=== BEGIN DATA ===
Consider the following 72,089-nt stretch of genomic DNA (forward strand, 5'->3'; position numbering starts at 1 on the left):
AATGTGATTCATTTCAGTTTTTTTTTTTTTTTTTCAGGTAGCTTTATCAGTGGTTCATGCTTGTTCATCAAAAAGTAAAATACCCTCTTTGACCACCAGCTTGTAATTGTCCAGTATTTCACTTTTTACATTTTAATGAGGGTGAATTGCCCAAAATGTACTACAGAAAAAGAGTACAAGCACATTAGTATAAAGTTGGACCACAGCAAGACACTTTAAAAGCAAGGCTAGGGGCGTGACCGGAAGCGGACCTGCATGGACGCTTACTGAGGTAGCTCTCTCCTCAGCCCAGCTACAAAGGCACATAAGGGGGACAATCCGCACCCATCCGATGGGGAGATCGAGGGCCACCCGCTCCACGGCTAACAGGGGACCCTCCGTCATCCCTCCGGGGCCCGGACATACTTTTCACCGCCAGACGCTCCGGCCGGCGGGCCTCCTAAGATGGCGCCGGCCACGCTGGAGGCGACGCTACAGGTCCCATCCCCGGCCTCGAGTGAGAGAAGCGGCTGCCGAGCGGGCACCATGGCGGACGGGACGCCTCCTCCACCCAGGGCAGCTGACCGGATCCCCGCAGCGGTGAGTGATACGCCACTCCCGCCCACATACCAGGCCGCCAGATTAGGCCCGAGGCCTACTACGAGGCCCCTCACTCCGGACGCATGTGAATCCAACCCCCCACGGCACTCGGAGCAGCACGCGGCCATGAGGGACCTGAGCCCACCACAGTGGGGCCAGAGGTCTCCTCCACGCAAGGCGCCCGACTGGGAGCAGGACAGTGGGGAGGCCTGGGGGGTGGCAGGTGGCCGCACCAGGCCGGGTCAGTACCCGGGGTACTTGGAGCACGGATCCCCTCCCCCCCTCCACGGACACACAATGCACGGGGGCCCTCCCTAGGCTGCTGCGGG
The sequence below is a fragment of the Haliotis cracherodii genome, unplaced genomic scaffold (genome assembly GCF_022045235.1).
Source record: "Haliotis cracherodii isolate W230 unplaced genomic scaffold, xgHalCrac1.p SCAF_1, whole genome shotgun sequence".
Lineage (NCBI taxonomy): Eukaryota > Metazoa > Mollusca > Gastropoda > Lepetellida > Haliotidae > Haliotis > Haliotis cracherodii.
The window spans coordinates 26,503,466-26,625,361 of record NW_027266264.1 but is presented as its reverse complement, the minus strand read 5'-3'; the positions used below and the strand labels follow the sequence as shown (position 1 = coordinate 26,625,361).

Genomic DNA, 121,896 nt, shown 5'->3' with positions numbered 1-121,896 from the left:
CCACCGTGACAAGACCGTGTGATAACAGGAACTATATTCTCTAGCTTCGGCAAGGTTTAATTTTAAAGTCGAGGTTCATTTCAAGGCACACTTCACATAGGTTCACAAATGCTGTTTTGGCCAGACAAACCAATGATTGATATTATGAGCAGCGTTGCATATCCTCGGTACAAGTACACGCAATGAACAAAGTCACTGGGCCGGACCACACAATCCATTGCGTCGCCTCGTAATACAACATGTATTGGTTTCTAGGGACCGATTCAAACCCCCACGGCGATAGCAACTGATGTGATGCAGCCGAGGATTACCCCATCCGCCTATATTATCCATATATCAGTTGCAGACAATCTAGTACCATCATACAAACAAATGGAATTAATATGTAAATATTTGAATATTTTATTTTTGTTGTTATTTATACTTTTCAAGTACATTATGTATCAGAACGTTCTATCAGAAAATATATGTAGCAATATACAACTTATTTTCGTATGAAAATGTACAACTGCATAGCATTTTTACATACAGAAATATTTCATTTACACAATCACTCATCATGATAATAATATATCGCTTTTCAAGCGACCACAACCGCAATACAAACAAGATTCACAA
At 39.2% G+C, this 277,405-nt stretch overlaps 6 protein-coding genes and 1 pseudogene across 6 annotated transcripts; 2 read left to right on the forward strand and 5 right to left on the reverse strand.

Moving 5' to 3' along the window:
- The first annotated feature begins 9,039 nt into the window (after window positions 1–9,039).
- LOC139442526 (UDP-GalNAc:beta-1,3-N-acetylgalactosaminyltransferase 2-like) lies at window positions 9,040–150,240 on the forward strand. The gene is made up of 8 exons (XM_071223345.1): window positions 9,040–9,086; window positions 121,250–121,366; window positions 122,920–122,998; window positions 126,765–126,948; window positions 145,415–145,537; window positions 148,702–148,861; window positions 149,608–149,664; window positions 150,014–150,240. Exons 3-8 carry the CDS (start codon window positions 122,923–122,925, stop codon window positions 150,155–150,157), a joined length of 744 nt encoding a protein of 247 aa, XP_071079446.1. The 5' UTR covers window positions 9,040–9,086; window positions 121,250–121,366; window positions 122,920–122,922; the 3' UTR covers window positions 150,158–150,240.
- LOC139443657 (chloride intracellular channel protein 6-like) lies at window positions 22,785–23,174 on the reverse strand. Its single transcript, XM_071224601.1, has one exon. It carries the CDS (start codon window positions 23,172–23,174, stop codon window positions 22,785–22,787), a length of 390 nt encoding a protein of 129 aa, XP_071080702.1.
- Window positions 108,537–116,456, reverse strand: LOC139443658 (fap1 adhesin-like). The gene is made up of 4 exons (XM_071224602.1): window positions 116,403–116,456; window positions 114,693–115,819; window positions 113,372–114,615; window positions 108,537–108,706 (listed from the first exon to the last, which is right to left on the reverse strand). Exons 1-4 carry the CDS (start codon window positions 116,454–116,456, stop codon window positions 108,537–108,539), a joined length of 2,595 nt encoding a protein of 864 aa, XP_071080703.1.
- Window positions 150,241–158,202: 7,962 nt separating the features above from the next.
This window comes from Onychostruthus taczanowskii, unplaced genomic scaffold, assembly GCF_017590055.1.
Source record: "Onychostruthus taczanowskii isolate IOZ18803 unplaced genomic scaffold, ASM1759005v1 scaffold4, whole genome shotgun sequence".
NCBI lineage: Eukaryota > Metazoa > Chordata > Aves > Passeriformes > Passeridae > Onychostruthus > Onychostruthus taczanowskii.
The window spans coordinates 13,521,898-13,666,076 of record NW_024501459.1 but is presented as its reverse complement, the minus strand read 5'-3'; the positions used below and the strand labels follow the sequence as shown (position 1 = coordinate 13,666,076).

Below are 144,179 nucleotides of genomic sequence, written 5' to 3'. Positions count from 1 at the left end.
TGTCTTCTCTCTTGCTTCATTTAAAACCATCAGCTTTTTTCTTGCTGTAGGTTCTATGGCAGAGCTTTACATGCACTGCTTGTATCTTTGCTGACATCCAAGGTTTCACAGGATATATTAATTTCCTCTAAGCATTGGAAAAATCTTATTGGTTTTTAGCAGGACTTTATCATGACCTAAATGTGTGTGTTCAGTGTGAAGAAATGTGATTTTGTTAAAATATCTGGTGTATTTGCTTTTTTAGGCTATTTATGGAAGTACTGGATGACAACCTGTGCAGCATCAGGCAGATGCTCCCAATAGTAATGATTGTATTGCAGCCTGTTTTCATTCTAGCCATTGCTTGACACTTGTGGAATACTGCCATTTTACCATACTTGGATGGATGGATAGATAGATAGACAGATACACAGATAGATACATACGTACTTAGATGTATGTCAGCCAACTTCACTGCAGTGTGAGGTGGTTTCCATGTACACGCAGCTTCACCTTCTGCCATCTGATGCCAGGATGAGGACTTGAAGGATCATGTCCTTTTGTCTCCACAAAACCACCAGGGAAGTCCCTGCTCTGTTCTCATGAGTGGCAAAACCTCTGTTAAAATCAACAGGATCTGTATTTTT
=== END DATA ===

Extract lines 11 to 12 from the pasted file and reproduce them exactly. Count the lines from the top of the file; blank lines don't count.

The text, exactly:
- The first annotated feature begins 9,039 nt into the window (after window positions 1–9,039).
- LOC139442526 (UDP-GalNAc:beta-1,3-N-acetylgalactosaminyltransferase 2-like) lies at window positions 9,040–150,240 on the forward strand. The gene is made up of 8 exons (XM_071223345.1): window positions 9,040–9,086; window positions 121,250–121,366; window positions 122,920–122,998; window positions 126,765–126,948; window positions 145,415–145,537; window positions 148,702–148,861; window positions 149,608–149,664; window positions 150,014–150,240. Exons 3-8 carry the CDS (start codon window positions 122,923–122,925, stop codon window positions 150,155–150,157), a joined length of 744 nt encoding a protein of 247 aa, XP_071079446.1. The 5' UTR covers window positions 9,040–9,086; window positions 121,250–121,366; window positions 122,920–122,922; the 3' UTR covers window positions 150,158–150,240.